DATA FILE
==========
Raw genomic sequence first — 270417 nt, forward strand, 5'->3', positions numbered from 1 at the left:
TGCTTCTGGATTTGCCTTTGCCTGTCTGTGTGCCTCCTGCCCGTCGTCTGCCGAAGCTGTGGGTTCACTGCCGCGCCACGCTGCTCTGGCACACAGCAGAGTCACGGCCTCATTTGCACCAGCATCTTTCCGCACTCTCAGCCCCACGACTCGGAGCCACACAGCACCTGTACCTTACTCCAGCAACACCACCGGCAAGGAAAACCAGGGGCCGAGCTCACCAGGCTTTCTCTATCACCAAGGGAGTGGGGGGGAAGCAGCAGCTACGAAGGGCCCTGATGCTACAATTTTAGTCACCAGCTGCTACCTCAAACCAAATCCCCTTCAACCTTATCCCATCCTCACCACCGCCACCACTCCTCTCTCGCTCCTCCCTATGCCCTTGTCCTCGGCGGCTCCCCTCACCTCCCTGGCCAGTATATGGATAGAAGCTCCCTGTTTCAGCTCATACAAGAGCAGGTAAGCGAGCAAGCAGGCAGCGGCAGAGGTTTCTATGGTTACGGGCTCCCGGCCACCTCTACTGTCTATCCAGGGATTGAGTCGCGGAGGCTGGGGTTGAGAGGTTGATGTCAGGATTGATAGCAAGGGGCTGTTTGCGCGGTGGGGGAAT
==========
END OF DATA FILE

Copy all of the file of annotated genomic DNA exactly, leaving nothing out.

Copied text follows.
Raw genomic sequence first — 270417 nt, forward strand, 5'->3', positions numbered from 1 at the left:
TGCTTCTGGATTTGCCTTTGCCTGTCTGTGTGCCTCCTGCCCGTCGTCTGCCGAAGCTGTGGGTTCACTGCCGCGCCACGCTGCTCTGGCACACAGCAGAGTCACGGCCTCATTTGCACCAGCATCTTTCCGCACTCTCAGCCCCACGACTCGGAGCCACACAGCACCTGTACCTTACTCCAGCAACACCACCGGCAAGGAAAACCAGGGGCCGAGCTCACCAGGCTTTCTCTATCACCAAGGGAGTGGGGGGGAAGCAGCAGCTACGAAGGGCCCTGATGCTACAATTTTAGTCACCAGCTGCTACCTCAAACCAAATCCCCTTCAACCTTATCCCATCCTCACCACCGCCACCACTCCTCTCTCGCTCCTCCCTATGCCCTTGTCCTCGGCGGCTCCCCTCACCTCCCTGGCCAGTATATGGATAGAAGCTCCCTGTTTCAGCTCATACAAGAGCAGGTAAGCGAGCAAGCAGGCAGCGGCAGAGGTTTCTATGGTTACGGGCTCCCGGCCACCTCTACTGTCTATCCAGGGATTGAGTCGCGGAGGCTGGGGTTGAGAGGTTGATGTCAGGATTGATAGCAAGGGGCTGTTTGCGCGGTGGGGGAAT